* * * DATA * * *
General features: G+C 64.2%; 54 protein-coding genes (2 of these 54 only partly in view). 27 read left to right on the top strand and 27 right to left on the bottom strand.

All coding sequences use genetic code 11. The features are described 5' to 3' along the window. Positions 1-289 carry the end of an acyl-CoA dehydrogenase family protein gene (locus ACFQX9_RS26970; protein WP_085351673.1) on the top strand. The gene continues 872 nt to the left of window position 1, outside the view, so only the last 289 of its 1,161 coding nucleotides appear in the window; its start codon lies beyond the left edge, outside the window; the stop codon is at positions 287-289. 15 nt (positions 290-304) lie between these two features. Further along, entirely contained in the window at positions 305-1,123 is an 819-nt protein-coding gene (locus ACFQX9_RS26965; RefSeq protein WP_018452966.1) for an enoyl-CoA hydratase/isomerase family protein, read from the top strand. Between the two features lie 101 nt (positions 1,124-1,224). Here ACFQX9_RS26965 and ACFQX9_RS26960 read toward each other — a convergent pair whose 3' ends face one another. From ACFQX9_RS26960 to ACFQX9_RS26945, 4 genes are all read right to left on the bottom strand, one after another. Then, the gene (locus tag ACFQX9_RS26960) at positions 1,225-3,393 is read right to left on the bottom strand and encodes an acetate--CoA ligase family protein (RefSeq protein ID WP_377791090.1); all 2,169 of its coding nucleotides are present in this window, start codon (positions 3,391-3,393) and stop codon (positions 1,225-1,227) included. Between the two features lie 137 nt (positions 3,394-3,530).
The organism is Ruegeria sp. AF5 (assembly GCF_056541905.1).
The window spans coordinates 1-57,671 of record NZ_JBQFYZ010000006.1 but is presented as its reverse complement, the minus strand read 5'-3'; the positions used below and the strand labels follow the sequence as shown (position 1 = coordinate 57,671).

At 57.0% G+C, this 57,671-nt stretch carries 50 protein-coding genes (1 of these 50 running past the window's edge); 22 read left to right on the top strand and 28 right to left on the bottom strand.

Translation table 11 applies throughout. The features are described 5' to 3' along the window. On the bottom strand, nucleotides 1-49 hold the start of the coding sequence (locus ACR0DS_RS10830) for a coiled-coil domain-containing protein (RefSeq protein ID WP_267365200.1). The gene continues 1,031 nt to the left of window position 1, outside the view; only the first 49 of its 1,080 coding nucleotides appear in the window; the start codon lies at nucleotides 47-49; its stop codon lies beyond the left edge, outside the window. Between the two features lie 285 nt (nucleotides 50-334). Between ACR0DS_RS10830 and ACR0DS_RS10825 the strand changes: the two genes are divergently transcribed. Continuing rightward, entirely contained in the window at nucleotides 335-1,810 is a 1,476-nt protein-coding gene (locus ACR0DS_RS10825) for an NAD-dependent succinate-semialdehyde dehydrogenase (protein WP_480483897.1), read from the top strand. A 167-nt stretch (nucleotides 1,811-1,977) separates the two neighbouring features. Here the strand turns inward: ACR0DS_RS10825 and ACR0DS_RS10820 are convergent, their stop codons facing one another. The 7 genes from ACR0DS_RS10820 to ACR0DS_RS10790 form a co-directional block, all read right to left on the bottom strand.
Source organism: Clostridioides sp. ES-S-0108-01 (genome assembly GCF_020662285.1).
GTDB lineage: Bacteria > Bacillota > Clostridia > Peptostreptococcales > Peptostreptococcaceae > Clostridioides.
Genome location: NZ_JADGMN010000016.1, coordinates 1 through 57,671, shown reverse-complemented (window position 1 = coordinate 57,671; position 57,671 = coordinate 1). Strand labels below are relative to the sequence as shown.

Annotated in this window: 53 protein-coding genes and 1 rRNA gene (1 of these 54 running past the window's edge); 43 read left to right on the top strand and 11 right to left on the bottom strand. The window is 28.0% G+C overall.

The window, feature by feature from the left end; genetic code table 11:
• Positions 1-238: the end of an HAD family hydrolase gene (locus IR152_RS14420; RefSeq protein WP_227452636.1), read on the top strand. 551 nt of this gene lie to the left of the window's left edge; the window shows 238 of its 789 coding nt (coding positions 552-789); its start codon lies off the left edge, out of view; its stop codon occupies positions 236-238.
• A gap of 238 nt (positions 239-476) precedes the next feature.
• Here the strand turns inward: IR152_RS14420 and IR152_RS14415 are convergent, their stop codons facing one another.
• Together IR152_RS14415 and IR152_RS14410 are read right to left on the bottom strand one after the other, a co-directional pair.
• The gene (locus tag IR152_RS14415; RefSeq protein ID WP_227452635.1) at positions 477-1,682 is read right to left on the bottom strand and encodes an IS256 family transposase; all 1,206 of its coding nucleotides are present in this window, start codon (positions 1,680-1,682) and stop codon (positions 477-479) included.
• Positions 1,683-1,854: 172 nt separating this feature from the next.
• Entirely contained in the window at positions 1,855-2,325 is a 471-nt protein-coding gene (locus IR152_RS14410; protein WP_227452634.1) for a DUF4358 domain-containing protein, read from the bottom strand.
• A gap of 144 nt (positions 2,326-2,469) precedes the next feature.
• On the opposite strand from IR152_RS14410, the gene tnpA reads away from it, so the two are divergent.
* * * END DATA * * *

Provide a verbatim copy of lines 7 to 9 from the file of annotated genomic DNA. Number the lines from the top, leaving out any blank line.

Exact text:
Source organism: Clostridioides sp. ES-S-0108-01 (genome assembly GCF_020662285.1).
GTDB lineage: Bacteria > Bacillota > Clostridia > Peptostreptococcales > Peptostreptococcaceae > Clostridioides.
Genome location: NZ_JADGMN010000016.1, coordinates 1 through 57,671, shown reverse-complemented (window position 1 = coordinate 57,671; position 57,671 = coordinate 1). Strand labels below are relative to the sequence as shown.